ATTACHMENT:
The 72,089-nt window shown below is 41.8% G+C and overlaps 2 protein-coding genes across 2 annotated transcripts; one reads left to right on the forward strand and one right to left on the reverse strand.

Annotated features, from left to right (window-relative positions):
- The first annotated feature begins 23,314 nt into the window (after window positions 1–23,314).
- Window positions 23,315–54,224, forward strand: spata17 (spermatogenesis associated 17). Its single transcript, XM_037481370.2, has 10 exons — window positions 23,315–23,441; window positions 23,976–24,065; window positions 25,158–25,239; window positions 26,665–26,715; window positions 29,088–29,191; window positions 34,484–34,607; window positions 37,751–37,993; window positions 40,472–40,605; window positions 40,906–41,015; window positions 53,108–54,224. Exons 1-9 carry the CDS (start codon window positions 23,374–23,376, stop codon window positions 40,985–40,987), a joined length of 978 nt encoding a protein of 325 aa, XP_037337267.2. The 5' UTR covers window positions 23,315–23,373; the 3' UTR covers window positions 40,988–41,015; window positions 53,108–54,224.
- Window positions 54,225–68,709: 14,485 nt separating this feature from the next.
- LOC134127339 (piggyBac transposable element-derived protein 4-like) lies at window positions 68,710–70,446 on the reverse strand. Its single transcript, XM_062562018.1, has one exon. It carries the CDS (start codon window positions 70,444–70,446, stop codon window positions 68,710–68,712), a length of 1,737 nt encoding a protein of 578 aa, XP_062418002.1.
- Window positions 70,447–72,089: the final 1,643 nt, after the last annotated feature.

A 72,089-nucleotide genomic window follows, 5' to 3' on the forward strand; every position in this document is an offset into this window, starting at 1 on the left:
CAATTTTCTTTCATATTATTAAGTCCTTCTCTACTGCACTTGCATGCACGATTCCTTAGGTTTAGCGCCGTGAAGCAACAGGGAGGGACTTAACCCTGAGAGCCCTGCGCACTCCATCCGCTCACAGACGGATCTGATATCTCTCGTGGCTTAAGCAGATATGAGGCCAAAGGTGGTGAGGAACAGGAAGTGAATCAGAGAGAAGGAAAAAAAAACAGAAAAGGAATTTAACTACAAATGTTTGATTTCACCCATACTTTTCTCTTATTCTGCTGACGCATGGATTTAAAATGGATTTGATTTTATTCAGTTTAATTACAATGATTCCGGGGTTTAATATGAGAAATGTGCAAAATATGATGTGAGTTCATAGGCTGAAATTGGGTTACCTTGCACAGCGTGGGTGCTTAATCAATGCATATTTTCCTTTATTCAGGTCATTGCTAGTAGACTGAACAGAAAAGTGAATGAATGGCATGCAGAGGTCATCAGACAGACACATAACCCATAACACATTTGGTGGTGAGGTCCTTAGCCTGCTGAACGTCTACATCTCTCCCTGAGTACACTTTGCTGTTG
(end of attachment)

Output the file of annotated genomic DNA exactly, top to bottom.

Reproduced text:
The 72,089-nt window shown below is 41.8% G+C and overlaps 2 protein-coding genes across 2 annotated transcripts; one reads left to right on the forward strand and one right to left on the reverse strand.

Annotated features, from left to right (window-relative positions):
- The first annotated feature begins 23,314 nt into the window (after window positions 1–23,314).
- Window positions 23,315–54,224, forward strand: spata17 (spermatogenesis associated 17). Its single transcript, XM_037481370.2, has 10 exons — window positions 23,315–23,441; window positions 23,976–24,065; window positions 25,158–25,239; window positions 26,665–26,715; window positions 29,088–29,191; window positions 34,484–34,607; window positions 37,751–37,993; window positions 40,472–40,605; window positions 40,906–41,015; window positions 53,108–54,224. Exons 1-9 carry the CDS (start codon window positions 23,374–23,376, stop codon window positions 40,985–40,987), a joined length of 978 nt encoding a protein of 325 aa, XP_037337267.2. The 5' UTR covers window positions 23,315–23,373; the 3' UTR covers window positions 40,988–41,015; window positions 53,108–54,224.
- Window positions 54,225–68,709: 14,485 nt separating this feature from the next.
- LOC134127339 (piggyBac transposable element-derived protein 4-like) lies at window positions 68,710–70,446 on the reverse strand. Its single transcript, XM_062562018.1, has one exon. It carries the CDS (start codon window positions 70,444–70,446, stop codon window positions 68,710–68,712), a length of 1,737 nt encoding a protein of 578 aa, XP_062418002.1.
- Window positions 70,447–72,089: the final 1,643 nt, after the last annotated feature.

A 72,089-nucleotide genomic window follows, 5' to 3' on the forward strand; every position in this document is an offset into this window, starting at 1 on the left:
CAATTTTCTTTCATATTATTAAGTCCTTCTCTACTGCACTTGCATGCACGATTCCTTAGGTTTAGCGCCGTGAAGCAACAGGGAGGGACTTAACCCTGAGAGCCCTGCGCACTCCATCCGCTCACAGACGGATCTGATATCTCTCGTGGCTTAAGCAGATATGAGGCCAAAGGTGGTGAGGAACAGGAAGTGAATCAGAGAGAAGGAAAAAAAAACAGAAAAGGAATTTAACTACAAATGTTTGATTTCACCCATACTTTTCTCTTATTCTGCTGACGCATGGATTTAAAATGGATTTGATTTTATTCAGTTTAATTACAATGATTCCGGGGTTTAATATGAGAAATGTGCAAAATATGATGTGAGTTCATAGGCTGAAATTGGGTTACCTTGCACAGCGTGGGTGCTTAATCAATGCATATTTTCCTTTATTCAGGTCATTGCTAGTAGACTGAACAGAAAAGTGAATGAATGGCATGCAGAGGTCATCAGACAGACACATAACCCATAACACATTTGGTGGTGAGGTCCTTAGCCTGCTGAACGTCTACATCTCTCCCTGAGTACACTTTGCTGTTG